summary To meet the urgent need of education in environmentally responsive architecture, the Architecture Department of The Chinese University of Hong Kong has organized lectures and studios to provide students with knowledge and hands-on experience in environmental design strategies. Considering the context of Hong Kong with a hot-humid sub-tropical climate and hyper-dense urban environment, the current approach in the design studio education has been mainly based on intuition with very limited supports in terms of technical know-how and scientific evidence. Many students of architecture tend to follow established paradigms that have evolved through experience with similar projects. In this paper, we report the research findings of a pilot study that applied advanced scientific simulation skills in studio education designed to help students explore environmental design strategies during early stages of project design development.
keywords Scientific Visualization, Studio Education, Computer-Aided Architectural Design
series ACADIA
email jinyeutsou@cuhk.edu.hk
last changed 2002/04/25 17:30

_id 3501
authors Wang, Shengwei and Zheng, Ling
year 2001
title Dynamic and real-time simulation of BMS and air-conditioning system as a `living' environment for learning/training
source Automation in Construction 10 (4) (2001) pp. 487-505
summary Dynamic and real-time simulation models are developed to simulate the thermal, hydraulic, mechanical, environmental and energy performance of building a variable air volume (VAV) air-conditioning system and its building management system (BMS). On-line direct digital control (DDC) and supervisory strategies of the BMS controlling the dynamic air-conditioning system are simulated. A window-based users interface is developed to simulate the man–machine interface of a BMS, through which users can monitor the on-line operation, tune the local control loops, and reset the supervisory control strategies. This paper presents models, simulation software, and examples that users practice on the simulated on-line BMS and air-conditioning system using the software.
series journal paper
more http://www.elsevier.com/locate/autcon
last changed 2003/05/15 19:23

_id 2f44
authors Diaz, Monica
year 2001
title Aplicación del vba en el diseño arquitectónico: diseño de paredes tomando en cuenta el aislamiento acústico aéreo [Application of the Vba in an Architectural Design Case: Walls Design with the Aerial Sound Insulation]
source 2da Conferencia Venezolana sobre Aplicación de Computadores en Arquitectura, Maracaibo (Venezuela) december 2001, pp. 216-227
summary Development an application using an object and events language as VBA can reduce the time to programming because it is more intuitive and you can have libraries with procedures. This type of application makes easier to work on the architecture design: it provides information to the architect and guide him in taking the best decision. The time of designing walls considering the acoustical isolation were reduced using a VBA application. The purpose of the present work is to develop an automatic, visual and interactive tool that using a 3D drawing CAD and a object language guide the architect in the design of walls considering the noise from outside and helping the acoustical comfort.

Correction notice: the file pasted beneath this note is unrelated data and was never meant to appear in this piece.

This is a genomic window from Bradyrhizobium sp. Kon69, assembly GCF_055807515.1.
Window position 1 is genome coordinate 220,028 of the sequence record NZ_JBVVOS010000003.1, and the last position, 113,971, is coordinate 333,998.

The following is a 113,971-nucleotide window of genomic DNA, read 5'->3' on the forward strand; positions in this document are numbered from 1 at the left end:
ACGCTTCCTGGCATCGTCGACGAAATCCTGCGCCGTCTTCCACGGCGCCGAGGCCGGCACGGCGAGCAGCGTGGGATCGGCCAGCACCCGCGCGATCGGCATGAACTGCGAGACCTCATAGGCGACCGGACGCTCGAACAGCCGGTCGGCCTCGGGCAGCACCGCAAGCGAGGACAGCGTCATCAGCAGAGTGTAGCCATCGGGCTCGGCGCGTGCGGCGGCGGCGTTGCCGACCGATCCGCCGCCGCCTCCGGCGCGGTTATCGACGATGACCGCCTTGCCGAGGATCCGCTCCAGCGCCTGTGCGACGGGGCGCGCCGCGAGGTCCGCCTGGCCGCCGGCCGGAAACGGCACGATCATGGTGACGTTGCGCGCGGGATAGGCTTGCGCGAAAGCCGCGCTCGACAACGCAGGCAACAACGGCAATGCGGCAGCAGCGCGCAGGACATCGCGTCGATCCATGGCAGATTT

series other
email mcdb@telcel.net.ve
last changed 2003/02/14 07:29

_id 270d
authors Elezkurtaj, Tomor and Franck, Georg
year 2001
title Evolutionary Algorithms in Urban Planning
source CORP 2001, Vienna, pp. 269-272
summary The functions supported by commercial CAD software are drawing, construction and presentation. Until now, no programssupporting the creative part of architectural and urban problem solving are on the market. The grand hopes of symbolic AI ofprogramming creative architectural and urban design have been disappointed. In the meantime, methods called New AI are available.Among these methods, evolutionary algorithms are particularly promising for solving design problems. The paper presents anapproach to town panning and architectural problem solving that combines an evolutionary strategy (ES), a genetic algorithm (GA)and a Particle System. The problem that remains incapable of being solved algorithmically has to do with the fact that in architectureand urbanizm form as well as function count. Because function relates to comfort, easiness of use, and aesthetics as well, it ishopeless to fully specify the fitness function of architecture. The approach presented circumvents a full specification through dividinglabor between the software and its user. The fitness function of town plans is defined in terms only of proportions of the shapes, areasand buildings to be accommodated and topological relations between them. The rest is left to the human designer who interactivelyintervenes in the evolution game as displayed on the screen.
series other
email tomor@osiris.iemar.tuwien.ac.at
more www.corp.at
last changed 2002/12/19 11:17

_id cf2011_p115
id cf2011_p115
authors Pohl, Ingrid; Hirschberg Urs
year 2011
title Sensitive Voxel - A reactive tangible surface
source Computer Aided Architectural Design Futures 2011 [Proceedings of the 14th International Conference on Computer Aided Architectural Design Futures / ISBN 9782874561429] Liege (Belgium) 4-8 July 2011, pp. 525-538.